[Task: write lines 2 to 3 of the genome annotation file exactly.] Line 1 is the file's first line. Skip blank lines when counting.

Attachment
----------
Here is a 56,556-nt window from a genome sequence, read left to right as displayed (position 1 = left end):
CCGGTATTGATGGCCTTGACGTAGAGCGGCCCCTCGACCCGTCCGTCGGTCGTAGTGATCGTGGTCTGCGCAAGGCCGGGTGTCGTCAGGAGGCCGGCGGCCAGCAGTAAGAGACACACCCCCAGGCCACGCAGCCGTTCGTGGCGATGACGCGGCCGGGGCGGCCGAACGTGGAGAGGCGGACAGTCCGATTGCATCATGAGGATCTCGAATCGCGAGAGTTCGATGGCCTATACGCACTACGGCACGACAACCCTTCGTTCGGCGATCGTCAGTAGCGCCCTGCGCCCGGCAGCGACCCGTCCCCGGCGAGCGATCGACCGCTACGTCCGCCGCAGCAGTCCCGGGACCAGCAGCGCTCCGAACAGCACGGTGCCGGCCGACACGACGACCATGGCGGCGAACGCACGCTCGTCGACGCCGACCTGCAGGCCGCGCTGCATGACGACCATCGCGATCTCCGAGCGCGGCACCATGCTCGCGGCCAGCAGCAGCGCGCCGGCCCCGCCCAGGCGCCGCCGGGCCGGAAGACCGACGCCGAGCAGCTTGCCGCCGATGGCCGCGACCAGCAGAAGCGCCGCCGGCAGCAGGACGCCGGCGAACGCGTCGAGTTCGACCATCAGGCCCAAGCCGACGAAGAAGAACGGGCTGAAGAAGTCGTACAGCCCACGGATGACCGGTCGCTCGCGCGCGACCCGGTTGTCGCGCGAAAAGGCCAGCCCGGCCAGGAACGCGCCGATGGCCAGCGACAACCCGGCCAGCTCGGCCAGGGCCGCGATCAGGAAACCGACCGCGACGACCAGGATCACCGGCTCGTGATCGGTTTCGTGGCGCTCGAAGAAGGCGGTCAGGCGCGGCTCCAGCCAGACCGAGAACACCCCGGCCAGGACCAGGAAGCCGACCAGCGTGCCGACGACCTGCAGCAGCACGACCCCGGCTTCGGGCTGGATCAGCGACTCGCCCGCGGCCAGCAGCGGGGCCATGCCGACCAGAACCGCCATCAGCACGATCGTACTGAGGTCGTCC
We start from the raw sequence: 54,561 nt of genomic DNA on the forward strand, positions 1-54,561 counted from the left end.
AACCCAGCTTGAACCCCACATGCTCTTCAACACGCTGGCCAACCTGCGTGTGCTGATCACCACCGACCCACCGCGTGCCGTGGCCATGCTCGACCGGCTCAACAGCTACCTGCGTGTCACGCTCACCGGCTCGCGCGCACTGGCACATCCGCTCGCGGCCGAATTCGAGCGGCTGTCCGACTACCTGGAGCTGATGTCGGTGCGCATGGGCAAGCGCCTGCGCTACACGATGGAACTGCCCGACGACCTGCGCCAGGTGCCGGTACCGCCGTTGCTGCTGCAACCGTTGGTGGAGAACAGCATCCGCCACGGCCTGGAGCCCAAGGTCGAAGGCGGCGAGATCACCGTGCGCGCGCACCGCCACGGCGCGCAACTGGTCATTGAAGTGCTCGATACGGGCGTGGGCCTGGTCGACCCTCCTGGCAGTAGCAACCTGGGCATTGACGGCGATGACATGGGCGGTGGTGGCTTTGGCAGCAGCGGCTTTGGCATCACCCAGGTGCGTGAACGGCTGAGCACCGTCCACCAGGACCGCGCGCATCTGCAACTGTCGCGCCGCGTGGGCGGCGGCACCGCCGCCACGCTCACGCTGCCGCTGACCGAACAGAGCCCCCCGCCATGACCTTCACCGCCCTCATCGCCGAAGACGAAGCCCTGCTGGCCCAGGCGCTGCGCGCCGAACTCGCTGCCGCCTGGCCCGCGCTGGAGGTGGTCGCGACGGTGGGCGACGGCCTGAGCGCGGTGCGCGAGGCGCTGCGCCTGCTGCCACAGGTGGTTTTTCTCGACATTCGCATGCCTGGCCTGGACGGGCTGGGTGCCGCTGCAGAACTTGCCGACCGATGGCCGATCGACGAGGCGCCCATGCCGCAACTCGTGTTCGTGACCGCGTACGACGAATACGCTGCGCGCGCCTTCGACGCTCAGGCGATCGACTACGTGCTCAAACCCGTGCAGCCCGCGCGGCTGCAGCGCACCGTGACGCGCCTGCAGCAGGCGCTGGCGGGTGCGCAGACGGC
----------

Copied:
CCGGTATTGATGGCCTTGACGTAGAGCGGCCCCTCGACCCGTCCGTCGGTCGTAGTGATCGTGGTCTGCGCAAGGCCGGGTGTCGTCAGGAGGCCGGCGGCCAGCAGTAAGAGACACACCCCCAGGCCACGCAGCCGTTCGTGGCGATGACGCGGCCGGGGCGGCCGAACGTGGAGAGGCGGACAGTCCGATTGCATCATGAGGATCTCGAATCGCGAGAGTTCGATGGCCTATACGCACTACGGCACGACAACCCTTCGTTCGGCGATCGTCAGTAGCGCCCTGCGCCCGGCAGCGACCCGTCCCCGGCGAGCGATCGACCGCTACGTCCGCCGCAGCAGTCCCGGGACCAGCAGCGCTCCGAACAGCACGGTGCCGGCCGACACGACGACCATGGCGGCGAACGCACGCTCGTCGACGCCGACCTGCAGGCCGCGCTGCATGACGACCATCGCGATCTCCGAGCGCGGCACCATGCTCGCGGCCAGCAGCAGCGCGCCGGCCCCGCCCAGGCGCCGCCGGGCCGGAAGACCGACGCCGAGCAGCTTGCCGCCGATGGCCGCGACCAGCAGAAGCGCCGCCGGCAGCAGGACGCCGGCGAACGCGTCGAGTTCGACCATCAGGCCCAAGCCGACGAAGAAGAACGGGCTGAAGAAGTCGTACAGCCCACGGATGACCGGTCGCTCGCGCGCGACCCGGTTGTCGCGCGAAAAGGCCAGCCCGGCCAGGAACGCGCCGATGGCCAGCGACAACCCGGCCAGCTCGGCCAGGGCCGCGATCAGGAAACCGACCGCGACGACCAGGATCACCGGCTCGTGATCGGTTTCGTGGCGCTCGAAGAAGGCGGTCAGGCGCGGCTCCAGCCAGACCGAGAACACCCCGGCCAGGACCAGGAAGCCGACCAGCGTGCCGACGACCTGCAGCAGCACGACCCCGGCTTCGGGCTGGATCAGCGACTCGCCCGCGGCCAGCAGCGGGGCCATGCCGACCAGAACCGCCATCAGCACGATCGTACTGAGGTCGTCC
We start from the raw sequence: 54,561 nt of genomic DNA on the forward strand, positions 1-54,561 counted from the left end.